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Russian diplomat says territorial dispute not on agenda for peace treaty talks with Japan

NTV’s BS satellite channel aired on its “Shinso Nyusu” [News in Depth] program on Friday evening a live interview with Minister Counselor Dmitry Birichevsky of the Russian Embassy in Japan on the ongoing Japan-Russia talks for a peace treaty. Birichevsky began by stating that the “South Kurils” issue is not on the agenda of  the bilateral talks because these islands legally became Russian territory as a result of World War II, so no territorial dispute exists between the two countries. Echoing recent statements by Foreign Minister Lavrov, he asserted that Japan accepted this under the San Francisco Peace Treaty of 1951. When University of  Niigata Prefecture Professor Shigeki Hakamada, a leading expert on Russian affairs, asked him what the 1956 Japan-Soviet Joint Communique’s provision on handing over Habomai and Shikotan after signing a peace treaty meant, Birichevsky argued that the communique had no provision regarding sovereignty over these islands. Hakamada pointed out that the return of the islands naturally also means the handover of sovereignty. He further pointed out that the 1993 Tokyo Declaration on Japan-Russia Relations and the 2001 Irkutsk Statement by the leaders of both countries proved the existence of a territorial dispute and that Russian Foreign Minister Ivanov admitted in 2003 that the national border between the two countries has yet to be delineated. Hakamada said President Putin only changed his position on this issue in 2005. Birichevsky ended up reasoning that unless Japan recognizes that the Northern Islands belong to Russia, Russia cannot hand over what it doesn’t own.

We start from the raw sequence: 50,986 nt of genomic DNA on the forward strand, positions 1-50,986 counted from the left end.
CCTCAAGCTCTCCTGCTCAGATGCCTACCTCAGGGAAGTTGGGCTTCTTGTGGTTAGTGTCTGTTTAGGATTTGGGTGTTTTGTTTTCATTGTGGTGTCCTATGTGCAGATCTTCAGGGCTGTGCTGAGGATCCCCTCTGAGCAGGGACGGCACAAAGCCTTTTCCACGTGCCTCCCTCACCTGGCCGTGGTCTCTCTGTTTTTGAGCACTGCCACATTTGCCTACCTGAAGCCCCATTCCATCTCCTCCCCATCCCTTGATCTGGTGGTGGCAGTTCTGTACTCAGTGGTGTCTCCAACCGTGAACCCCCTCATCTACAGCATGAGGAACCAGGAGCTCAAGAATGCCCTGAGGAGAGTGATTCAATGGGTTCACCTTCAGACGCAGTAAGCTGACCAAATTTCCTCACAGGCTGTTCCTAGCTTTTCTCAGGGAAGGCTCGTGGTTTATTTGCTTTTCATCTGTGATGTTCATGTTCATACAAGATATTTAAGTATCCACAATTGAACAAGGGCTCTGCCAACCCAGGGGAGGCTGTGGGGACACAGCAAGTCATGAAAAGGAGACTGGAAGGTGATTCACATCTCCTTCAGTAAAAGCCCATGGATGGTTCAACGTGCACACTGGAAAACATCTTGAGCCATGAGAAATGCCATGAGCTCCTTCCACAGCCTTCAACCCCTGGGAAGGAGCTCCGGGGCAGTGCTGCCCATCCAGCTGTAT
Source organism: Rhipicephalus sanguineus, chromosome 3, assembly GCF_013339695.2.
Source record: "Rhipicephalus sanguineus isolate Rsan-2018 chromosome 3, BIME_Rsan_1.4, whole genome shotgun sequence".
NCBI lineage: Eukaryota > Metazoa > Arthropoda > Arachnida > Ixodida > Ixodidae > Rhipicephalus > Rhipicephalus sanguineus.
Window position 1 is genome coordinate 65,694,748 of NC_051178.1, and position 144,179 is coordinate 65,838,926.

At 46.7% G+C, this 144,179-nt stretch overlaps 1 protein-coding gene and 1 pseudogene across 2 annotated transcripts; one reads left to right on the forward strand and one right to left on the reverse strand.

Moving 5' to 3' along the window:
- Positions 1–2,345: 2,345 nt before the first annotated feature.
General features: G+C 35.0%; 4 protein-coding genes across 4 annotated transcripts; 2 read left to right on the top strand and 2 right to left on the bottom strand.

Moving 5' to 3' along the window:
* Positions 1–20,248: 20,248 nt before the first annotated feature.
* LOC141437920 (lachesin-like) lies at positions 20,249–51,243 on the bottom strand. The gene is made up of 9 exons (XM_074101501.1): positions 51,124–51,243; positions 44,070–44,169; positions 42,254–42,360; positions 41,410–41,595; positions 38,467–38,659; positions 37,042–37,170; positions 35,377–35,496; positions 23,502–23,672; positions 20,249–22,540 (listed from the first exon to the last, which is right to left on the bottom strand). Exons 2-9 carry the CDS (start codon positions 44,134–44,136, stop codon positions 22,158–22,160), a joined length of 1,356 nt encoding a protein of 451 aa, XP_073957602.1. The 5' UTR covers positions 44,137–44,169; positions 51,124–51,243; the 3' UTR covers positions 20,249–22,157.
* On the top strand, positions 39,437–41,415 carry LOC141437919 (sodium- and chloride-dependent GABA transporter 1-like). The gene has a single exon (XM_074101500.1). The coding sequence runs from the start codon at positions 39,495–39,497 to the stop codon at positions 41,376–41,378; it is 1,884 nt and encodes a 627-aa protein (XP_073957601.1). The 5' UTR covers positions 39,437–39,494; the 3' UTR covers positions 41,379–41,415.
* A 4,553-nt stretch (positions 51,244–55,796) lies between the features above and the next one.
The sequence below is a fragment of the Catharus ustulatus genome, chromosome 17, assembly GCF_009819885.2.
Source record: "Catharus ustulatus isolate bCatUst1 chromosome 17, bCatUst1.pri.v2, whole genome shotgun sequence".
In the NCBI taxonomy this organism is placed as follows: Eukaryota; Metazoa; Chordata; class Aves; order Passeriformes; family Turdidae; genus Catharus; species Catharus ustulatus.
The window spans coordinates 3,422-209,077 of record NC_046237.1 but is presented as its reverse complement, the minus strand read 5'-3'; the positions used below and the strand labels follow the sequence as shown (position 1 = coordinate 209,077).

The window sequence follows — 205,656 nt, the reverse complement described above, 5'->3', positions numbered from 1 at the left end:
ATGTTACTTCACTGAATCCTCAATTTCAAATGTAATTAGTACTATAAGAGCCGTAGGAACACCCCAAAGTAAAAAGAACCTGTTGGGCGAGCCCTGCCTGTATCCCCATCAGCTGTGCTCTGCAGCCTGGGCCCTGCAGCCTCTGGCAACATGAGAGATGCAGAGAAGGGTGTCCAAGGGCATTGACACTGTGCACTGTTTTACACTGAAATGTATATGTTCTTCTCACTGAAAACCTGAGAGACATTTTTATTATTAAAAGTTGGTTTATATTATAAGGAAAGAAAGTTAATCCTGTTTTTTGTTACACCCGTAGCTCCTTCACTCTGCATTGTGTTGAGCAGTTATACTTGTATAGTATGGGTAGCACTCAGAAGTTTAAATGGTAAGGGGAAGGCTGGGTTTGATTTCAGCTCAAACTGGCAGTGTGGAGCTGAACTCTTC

However, Birichevsky and Hakamada agreed that the tough statements made recently by Putin and Lavrov were serious and not simply negotiating tactics. Consequently, they agreed that little progress will be made at Prime Minister Abe’s meeting with Putin on Tuesday evening.

 

Regarding joint economic activities, Birichevsky pointed out that no concrete plans have been decided upon and the economic benefits would not be sufficient to quell the Russian people’s strong opposition to handing over any of the islands to Japan, especially in Sakhalin.

 

With regard to security issues, Birichevsky claimed that Japan’s deployment of Aegis Ashore systems threatens Russia and China since they can easily be converted into offensive weapons. He further said that USFJ Commander Martinez’s statement that the U.S. has no plans to station troops in the Northern Territories does not amount to a guarantee because even if the U.S. has no plans to do so at present, it could do so in the future. He insisted that a firm commitment from Japan that no U.S. troops will be allowed on the Northern Islands will be necessary in the bilateral talks for the peace treaty. He also offered his “personal opinion” that demilitarization steps would be necessary to build mutual trust, but Hakamada argued that that would mean that Russia would also need to remove its military forces from the islands.

 

Finally, commenting on the prospects for the Japan-Russia summit on Tuesday, Birichevsky said the two leaders might be able to make a small amount of progress due to their good personal relations but that any major progress is unlikely.

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